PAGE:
The wait is finally over. The embargo has been lifted and we can now talk about the BlackBerry Key2 from TCL.
Instead of producing a full 5-10 minute review of this handset where we kind of touch on every little area of this device but don’t really go into too much detail, we thought we would bring back the 30-Day Challenge series with the Key2. I’ll be removing my SIM card from my iPhone X and inserting it into the Key2, which will be my new daily driver for the next 30 days. Basically the entire month of July, I’ll be using the Key2.
I will be testing other phones throughout this month most likely just because new phones are released every other week or so it seems. But only one phone will be used for my social media updates, emails, personal text messages, etc. That phone will be the Key2.
So the Key2 will be available on July 13th in the US with a starting price of $649.99, which is $100 more than the original Key1. That’s a lot of money for a smartphone. On paper, you get a lot of attractive features and specifications. However, the obvious glaring shortcoming or con is the mid-tier Snapdragon 660 CPU. One of the biggest cons with last year’s Key1 was its sluggish performance and it had the 625 CPU with 4GB of RAM. So there’s two more GB of RAM with the Key2 and a slightly newer mid-tier 660 processor. But only time will tell if the performance is going to hold up on this device.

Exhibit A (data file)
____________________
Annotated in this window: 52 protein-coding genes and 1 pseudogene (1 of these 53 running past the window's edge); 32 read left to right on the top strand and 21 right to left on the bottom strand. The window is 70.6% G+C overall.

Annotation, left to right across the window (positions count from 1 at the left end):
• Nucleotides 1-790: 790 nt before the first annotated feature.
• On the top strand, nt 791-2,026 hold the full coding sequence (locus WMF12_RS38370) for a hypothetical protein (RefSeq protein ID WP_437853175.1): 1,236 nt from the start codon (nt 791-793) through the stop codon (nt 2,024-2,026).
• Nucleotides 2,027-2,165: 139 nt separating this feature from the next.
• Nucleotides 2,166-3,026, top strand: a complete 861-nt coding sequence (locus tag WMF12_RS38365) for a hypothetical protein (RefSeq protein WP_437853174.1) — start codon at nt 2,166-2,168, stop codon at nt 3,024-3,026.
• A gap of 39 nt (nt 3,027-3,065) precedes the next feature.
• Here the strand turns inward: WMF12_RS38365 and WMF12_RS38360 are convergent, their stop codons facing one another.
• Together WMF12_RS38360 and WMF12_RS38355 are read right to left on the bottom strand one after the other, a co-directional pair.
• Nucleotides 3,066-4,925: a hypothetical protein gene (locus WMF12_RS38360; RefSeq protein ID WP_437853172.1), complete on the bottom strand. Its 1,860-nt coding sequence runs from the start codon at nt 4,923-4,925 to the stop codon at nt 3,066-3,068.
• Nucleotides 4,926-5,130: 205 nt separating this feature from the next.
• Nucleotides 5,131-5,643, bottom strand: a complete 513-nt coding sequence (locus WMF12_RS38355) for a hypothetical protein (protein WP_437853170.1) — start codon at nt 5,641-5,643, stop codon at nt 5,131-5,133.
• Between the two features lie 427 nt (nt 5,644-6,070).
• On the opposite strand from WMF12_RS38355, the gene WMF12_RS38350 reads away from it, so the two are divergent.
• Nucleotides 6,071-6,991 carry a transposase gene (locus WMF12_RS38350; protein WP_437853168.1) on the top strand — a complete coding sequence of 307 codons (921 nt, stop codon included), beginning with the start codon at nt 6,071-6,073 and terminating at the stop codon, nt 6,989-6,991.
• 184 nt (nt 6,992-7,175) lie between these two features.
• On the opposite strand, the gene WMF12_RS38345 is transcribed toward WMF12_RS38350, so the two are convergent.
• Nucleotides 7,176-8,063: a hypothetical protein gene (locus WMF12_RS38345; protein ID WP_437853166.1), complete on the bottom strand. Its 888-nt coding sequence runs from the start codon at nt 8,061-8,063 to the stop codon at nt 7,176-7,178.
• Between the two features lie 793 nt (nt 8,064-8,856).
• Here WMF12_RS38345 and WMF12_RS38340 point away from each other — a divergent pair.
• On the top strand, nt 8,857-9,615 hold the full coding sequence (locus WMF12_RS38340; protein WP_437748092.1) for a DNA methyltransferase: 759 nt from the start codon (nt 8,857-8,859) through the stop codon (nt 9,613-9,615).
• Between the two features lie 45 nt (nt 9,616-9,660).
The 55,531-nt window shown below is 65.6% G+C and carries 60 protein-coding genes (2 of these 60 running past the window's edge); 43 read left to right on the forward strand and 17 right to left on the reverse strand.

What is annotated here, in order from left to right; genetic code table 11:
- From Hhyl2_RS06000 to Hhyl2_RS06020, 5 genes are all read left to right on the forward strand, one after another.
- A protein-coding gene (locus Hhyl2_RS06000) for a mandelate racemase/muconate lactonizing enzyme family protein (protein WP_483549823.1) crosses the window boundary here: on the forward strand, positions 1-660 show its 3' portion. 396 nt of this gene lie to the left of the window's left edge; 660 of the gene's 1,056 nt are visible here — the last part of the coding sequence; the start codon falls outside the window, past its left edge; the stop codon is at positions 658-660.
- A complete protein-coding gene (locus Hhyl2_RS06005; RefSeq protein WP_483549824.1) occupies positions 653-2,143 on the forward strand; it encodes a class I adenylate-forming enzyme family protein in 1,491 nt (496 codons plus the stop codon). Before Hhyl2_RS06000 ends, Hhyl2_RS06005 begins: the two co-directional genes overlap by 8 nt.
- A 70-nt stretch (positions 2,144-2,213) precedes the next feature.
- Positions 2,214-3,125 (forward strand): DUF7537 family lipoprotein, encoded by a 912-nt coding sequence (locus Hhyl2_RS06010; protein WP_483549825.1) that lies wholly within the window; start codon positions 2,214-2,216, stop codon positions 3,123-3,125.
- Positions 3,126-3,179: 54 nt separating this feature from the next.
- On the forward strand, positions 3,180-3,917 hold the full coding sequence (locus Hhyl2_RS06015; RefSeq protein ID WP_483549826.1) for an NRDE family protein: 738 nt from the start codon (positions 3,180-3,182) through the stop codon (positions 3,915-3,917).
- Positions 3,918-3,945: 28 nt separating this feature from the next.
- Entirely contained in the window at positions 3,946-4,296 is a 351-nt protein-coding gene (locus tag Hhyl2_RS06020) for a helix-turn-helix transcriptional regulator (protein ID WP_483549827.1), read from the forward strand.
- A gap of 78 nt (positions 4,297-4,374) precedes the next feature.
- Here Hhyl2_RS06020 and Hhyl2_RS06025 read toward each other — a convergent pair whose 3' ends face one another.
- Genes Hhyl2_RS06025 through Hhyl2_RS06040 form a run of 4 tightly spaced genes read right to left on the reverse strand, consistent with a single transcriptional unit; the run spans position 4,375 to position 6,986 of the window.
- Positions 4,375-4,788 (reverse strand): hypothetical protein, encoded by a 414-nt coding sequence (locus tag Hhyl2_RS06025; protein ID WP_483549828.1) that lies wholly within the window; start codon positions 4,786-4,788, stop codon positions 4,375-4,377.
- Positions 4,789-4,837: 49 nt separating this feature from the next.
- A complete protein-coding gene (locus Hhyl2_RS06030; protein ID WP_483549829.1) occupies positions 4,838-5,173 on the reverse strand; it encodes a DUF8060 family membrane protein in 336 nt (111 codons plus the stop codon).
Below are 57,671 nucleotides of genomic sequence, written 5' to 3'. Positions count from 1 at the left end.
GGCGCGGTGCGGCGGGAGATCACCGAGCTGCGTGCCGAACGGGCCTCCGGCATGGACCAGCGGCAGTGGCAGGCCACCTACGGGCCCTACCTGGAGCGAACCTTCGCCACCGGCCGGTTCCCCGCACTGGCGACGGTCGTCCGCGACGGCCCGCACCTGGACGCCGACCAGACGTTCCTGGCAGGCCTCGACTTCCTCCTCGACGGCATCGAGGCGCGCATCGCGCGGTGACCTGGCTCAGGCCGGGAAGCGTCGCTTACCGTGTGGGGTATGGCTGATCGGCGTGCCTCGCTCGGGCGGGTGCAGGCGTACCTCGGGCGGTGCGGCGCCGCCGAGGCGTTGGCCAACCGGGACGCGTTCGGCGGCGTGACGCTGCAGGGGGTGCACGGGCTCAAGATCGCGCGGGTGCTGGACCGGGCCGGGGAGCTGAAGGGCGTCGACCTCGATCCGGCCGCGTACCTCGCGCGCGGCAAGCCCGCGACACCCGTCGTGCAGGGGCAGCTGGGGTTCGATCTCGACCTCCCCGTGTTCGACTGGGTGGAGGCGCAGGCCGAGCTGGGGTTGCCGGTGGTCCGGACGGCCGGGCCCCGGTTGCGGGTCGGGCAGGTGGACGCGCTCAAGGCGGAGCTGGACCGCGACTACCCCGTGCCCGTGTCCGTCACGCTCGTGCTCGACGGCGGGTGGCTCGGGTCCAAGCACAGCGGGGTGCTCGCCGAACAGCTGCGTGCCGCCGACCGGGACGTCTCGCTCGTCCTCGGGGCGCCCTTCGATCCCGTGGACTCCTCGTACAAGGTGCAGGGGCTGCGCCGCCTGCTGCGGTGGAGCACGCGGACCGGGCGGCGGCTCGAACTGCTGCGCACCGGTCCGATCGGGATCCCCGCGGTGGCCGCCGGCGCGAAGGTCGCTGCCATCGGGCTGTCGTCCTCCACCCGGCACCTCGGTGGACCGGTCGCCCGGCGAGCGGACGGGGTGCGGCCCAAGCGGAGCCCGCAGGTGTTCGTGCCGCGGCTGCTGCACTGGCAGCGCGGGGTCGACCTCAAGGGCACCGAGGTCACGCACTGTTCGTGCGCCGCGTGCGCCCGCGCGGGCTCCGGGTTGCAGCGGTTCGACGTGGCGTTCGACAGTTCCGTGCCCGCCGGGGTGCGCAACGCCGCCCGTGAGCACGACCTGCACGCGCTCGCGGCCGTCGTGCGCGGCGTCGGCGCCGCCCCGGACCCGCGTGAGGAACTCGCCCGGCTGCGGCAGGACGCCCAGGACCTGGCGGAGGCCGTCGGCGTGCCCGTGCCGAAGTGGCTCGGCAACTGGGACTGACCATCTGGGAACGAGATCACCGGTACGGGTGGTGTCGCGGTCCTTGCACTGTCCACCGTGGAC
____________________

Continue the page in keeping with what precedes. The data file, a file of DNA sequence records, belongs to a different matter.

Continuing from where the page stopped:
With that said, it does have taller, physical keys; a slimmer, more premium build consisting of aluminum, glass, and relatively thin bezels. And there are duo rear-facing camera sensors on the rear that offer features like portrait mode and optical zoom.
I’ve never actually used a BlackBerry smartphone as a daily driver. I’ve researched them and tested various BlackBerry smartphones but I’ve never actually used one as my main smartphone of choice. One of the first smartphones I actually ever desired was the BlackBerry Storm, which was RIM’s first attempt at launching a genuine iPhone rival. It was their first all-touch screen keyboard-free smartphone that caught my eye because back in 2008, most phones had physical keyboards. The touchscreen was actually the cutting edge, revolutionary feature that was just starting to make its appearance. Ten years later and things have completely flipped. Touchscreens are unanimous, physical QWERTY keyboards are the minority. That’s what’s so interesting about the Key2 and why this 30-day challenge will be so unique.
Over the next 30 days, we’re going to discuss the build and setup process, apps, software features, performance, display, camera, and battery. And then we’re going to wrap it all up with a comprehensive, conclusive review. Each segment is going to have its own video. I will do my best to provide as much detail as to what my experience has been with the display or camera and what kind of features are off.
If there’s anything you like us to answer specifically in a future video, leave a comment below.